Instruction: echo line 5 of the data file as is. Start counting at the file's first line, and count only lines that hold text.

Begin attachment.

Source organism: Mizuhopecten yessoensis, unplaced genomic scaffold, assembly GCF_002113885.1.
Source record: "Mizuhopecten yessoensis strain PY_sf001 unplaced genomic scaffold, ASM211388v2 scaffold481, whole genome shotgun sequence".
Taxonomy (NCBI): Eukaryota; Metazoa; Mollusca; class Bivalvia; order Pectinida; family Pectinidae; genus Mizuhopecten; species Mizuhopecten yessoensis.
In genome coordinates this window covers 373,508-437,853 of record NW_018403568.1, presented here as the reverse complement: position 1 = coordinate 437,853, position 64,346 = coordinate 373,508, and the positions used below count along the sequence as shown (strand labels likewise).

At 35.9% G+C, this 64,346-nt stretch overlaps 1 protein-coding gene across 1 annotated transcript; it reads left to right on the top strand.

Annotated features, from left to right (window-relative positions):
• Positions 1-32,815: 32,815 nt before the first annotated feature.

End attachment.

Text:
At 35.9% G+C, this 64,346-nt stretch overlaps 1 protein-coding gene across 1 annotated transcript; it reads left to right on the top strand.